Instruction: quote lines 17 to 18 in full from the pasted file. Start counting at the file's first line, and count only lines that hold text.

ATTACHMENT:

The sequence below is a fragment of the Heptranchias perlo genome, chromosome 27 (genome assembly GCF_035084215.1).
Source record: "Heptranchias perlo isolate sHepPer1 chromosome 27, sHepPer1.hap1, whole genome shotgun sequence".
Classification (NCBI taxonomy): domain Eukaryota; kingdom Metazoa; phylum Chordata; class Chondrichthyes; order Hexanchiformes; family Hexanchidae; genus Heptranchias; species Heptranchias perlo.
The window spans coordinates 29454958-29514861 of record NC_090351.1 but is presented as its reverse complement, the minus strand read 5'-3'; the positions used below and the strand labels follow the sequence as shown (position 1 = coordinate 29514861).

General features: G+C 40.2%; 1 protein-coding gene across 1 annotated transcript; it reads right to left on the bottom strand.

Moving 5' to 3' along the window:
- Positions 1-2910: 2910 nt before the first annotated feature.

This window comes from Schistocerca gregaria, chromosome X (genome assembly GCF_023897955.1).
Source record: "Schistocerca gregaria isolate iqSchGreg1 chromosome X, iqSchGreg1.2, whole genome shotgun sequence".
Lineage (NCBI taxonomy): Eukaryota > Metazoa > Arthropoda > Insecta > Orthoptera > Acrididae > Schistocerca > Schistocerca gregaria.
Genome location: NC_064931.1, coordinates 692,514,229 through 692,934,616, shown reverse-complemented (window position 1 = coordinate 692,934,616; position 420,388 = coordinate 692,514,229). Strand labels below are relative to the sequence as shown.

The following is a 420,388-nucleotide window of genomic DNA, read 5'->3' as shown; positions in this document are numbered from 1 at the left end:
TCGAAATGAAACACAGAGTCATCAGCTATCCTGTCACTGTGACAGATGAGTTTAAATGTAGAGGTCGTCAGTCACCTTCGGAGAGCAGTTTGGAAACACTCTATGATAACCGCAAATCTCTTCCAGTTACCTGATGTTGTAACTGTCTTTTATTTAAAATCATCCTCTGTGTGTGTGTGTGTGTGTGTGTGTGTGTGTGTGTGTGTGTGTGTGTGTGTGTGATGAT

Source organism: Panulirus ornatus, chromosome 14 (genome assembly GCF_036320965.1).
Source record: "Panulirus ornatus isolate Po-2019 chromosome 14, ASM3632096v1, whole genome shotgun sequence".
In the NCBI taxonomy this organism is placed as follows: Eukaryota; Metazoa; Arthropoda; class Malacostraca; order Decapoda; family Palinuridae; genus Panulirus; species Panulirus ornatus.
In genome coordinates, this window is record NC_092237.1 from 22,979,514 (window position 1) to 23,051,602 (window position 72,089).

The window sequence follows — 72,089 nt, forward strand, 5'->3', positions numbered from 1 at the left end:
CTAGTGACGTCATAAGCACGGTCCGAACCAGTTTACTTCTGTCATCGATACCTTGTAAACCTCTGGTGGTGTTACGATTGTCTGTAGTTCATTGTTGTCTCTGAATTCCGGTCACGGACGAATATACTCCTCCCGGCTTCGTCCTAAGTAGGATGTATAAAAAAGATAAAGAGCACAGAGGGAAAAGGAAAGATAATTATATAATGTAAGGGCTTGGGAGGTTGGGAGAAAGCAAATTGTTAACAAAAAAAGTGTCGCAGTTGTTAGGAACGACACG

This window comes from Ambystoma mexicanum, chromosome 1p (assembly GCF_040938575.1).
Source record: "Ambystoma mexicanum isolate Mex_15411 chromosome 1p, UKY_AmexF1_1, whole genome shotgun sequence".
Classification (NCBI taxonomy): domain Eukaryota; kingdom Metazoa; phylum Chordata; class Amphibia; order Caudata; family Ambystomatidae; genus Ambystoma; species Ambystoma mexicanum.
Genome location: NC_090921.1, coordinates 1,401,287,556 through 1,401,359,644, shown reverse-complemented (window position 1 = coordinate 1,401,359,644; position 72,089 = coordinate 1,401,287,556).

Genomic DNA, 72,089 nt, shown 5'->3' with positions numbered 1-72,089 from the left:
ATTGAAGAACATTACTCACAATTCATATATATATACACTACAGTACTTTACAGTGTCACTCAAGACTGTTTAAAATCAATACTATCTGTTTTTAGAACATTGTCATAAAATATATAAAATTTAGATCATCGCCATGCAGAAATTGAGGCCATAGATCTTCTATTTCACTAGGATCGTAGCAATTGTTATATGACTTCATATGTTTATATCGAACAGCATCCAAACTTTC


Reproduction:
In genome coordinates, this window is record NC_092237.1 from 22,979,514 (window position 1) to 23,051,602 (window position 72,089).

The window sequence follows — 72,089 nt, forward strand, 5'->3', positions numbered from 1 at the left end: